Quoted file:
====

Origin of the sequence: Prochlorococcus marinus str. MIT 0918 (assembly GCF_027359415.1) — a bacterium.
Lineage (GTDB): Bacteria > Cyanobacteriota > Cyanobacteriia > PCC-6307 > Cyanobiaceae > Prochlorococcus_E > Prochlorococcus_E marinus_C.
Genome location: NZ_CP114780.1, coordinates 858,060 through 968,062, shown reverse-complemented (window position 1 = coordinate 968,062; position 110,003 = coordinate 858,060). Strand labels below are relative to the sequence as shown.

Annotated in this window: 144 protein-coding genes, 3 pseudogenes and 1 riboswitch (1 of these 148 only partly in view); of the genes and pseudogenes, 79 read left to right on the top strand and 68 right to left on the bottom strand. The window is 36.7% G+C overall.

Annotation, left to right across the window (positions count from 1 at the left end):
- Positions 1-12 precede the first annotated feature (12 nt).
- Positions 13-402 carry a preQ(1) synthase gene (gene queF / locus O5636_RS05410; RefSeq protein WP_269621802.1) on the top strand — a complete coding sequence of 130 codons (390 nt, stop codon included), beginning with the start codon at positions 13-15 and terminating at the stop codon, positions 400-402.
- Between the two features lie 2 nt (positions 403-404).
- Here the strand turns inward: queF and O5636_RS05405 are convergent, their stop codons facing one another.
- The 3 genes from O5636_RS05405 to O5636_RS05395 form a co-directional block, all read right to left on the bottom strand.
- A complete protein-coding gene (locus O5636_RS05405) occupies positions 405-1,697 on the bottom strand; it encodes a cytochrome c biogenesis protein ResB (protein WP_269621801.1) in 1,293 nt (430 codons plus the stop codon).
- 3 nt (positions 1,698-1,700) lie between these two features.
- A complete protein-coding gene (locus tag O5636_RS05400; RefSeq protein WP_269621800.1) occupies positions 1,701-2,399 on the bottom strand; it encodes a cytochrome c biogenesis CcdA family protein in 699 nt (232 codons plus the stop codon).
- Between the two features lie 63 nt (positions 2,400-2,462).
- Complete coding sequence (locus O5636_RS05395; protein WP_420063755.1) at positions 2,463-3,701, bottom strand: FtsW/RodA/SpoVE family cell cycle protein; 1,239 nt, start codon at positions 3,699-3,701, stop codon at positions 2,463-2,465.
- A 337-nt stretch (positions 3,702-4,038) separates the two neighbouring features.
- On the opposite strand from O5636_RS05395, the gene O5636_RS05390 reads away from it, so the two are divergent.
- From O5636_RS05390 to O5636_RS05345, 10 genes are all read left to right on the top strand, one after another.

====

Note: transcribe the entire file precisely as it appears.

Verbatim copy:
Origin of the sequence: Prochlorococcus marinus str. MIT 0918 (assembly GCF_027359415.1) — a bacterium.
Lineage (GTDB): Bacteria > Cyanobacteriota > Cyanobacteriia > PCC-6307 > Cyanobiaceae > Prochlorococcus_E > Prochlorococcus_E marinus_C.
Genome location: NZ_CP114780.1, coordinates 858,060 through 968,062, shown reverse-complemented (window position 1 = coordinate 968,062; position 110,003 = coordinate 858,060). Strand labels below are relative to the sequence as shown.

Annotated in this window: 144 protein-coding genes, 3 pseudogenes and 1 riboswitch (1 of these 148 only partly in view); of the genes and pseudogenes, 79 read left to right on the top strand and 68 right to left on the bottom strand. The window is 36.7% G+C overall.

Annotation, left to right across the window (positions count from 1 at the left end):
- Positions 1-12 precede the first annotated feature (12 nt).
- Positions 13-402 carry a preQ(1) synthase gene (gene queF / locus O5636_RS05410; RefSeq protein WP_269621802.1) on the top strand — a complete coding sequence of 130 codons (390 nt, stop codon included), beginning with the start codon at positions 13-15 and terminating at the stop codon, positions 400-402.
- Between the two features lie 2 nt (positions 403-404).
- Here the strand turns inward: queF and O5636_RS05405 are convergent, their stop codons facing one another.
- The 3 genes from O5636_RS05405 to O5636_RS05395 form a co-directional block, all read right to left on the bottom strand.
- A complete protein-coding gene (locus O5636_RS05405) occupies positions 405-1,697 on the bottom strand; it encodes a cytochrome c biogenesis protein ResB (protein WP_269621801.1) in 1,293 nt (430 codons plus the stop codon).
- 3 nt (positions 1,698-1,700) lie between these two features.
- A complete protein-coding gene (locus tag O5636_RS05400; RefSeq protein WP_269621800.1) occupies positions 1,701-2,399 on the bottom strand; it encodes a cytochrome c biogenesis CcdA family protein in 699 nt (232 codons plus the stop codon).
- Between the two features lie 63 nt (positions 2,400-2,462).
- Complete coding sequence (locus O5636_RS05395; protein WP_420063755.1) at positions 2,463-3,701, bottom strand: FtsW/RodA/SpoVE family cell cycle protein; 1,239 nt, start codon at positions 3,699-3,701, stop codon at positions 2,463-2,465.
- A 337-nt stretch (positions 3,702-4,038) separates the two neighbouring features.
- On the opposite strand from O5636_RS05395, the gene O5636_RS05390 reads away from it, so the two are divergent.
- From O5636_RS05390 to O5636_RS05345, 10 genes are all read left to right on the top strand, one after another.